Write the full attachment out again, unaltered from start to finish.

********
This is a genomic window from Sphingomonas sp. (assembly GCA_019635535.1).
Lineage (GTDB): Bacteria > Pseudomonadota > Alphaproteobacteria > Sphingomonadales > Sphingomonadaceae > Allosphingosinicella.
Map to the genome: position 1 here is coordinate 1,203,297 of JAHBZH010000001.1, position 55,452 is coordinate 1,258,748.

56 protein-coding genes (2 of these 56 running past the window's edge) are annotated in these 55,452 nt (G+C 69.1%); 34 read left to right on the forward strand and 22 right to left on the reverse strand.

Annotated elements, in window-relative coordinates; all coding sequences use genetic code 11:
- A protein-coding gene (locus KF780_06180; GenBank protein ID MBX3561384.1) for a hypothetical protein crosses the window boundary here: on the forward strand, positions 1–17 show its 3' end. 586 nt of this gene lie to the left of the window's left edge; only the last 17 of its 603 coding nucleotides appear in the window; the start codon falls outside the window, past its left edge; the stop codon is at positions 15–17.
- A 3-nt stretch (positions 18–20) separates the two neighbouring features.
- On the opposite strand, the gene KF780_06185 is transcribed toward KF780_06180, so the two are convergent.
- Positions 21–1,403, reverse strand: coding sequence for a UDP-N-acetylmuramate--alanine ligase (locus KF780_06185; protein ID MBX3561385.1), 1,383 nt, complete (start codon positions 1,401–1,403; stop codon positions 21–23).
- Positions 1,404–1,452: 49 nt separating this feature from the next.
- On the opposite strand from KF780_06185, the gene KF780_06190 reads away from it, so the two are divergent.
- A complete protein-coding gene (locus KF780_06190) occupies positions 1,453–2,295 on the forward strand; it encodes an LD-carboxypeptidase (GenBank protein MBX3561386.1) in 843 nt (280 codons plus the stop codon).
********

This is a genomic window from Sphingomonas sp. (assembly GCA_019635535.1).
Lineage (GTDB): Bacteria > Pseudomonadota > Alphaproteobacteria > Sphingomonadales > Sphingomonadaceae > Allosphingosinicella.
Map to the genome: position 1 here is coordinate 1,203,297 of JAHBZH010000001.1, position 55,452 is coordinate 1,258,748.

56 protein-coding genes (2 of these 56 running past the window's edge) are annotated in these 55,452 nt (G+C 69.1%); 34 read left to right on the forward strand and 22 right to left on the reverse strand.

Annotated elements, in window-relative coordinates; all coding sequences use genetic code 11:
- A protein-coding gene (locus KF780_06180; GenBank protein ID MBX3561384.1) for a hypothetical protein crosses the window boundary here: on the forward strand, positions 1–17 show its 3' end. 586 nt of this gene lie to the left of the window's left edge; only the last 17 of its 603 coding nucleotides appear in the window; the start codon falls outside the window, past its left edge; the stop codon is at positions 15–17.
- A 3-nt stretch (positions 18–20) separates the two neighbouring features.
- On the opposite strand, the gene KF780_06185 is transcribed toward KF780_06180, so the two are convergent.
- Positions 21–1,403, reverse strand: coding sequence for a UDP-N-acetylmuramate--alanine ligase (locus KF780_06185; protein ID MBX3561385.1), 1,383 nt, complete (start codon positions 1,401–1,403; stop codon positions 21–23).
- Positions 1,404–1,452: 49 nt separating this feature from the next.
- On the opposite strand from KF780_06185, the gene KF780_06190 reads away from it, so the two are divergent.
- A complete protein-coding gene (locus KF780_06190) occupies positions 1,453–2,295 on the forward strand; it encodes an LD-carboxypeptidase (GenBank protein MBX3561386.1) in 843 nt (280 codons plus the stop codon).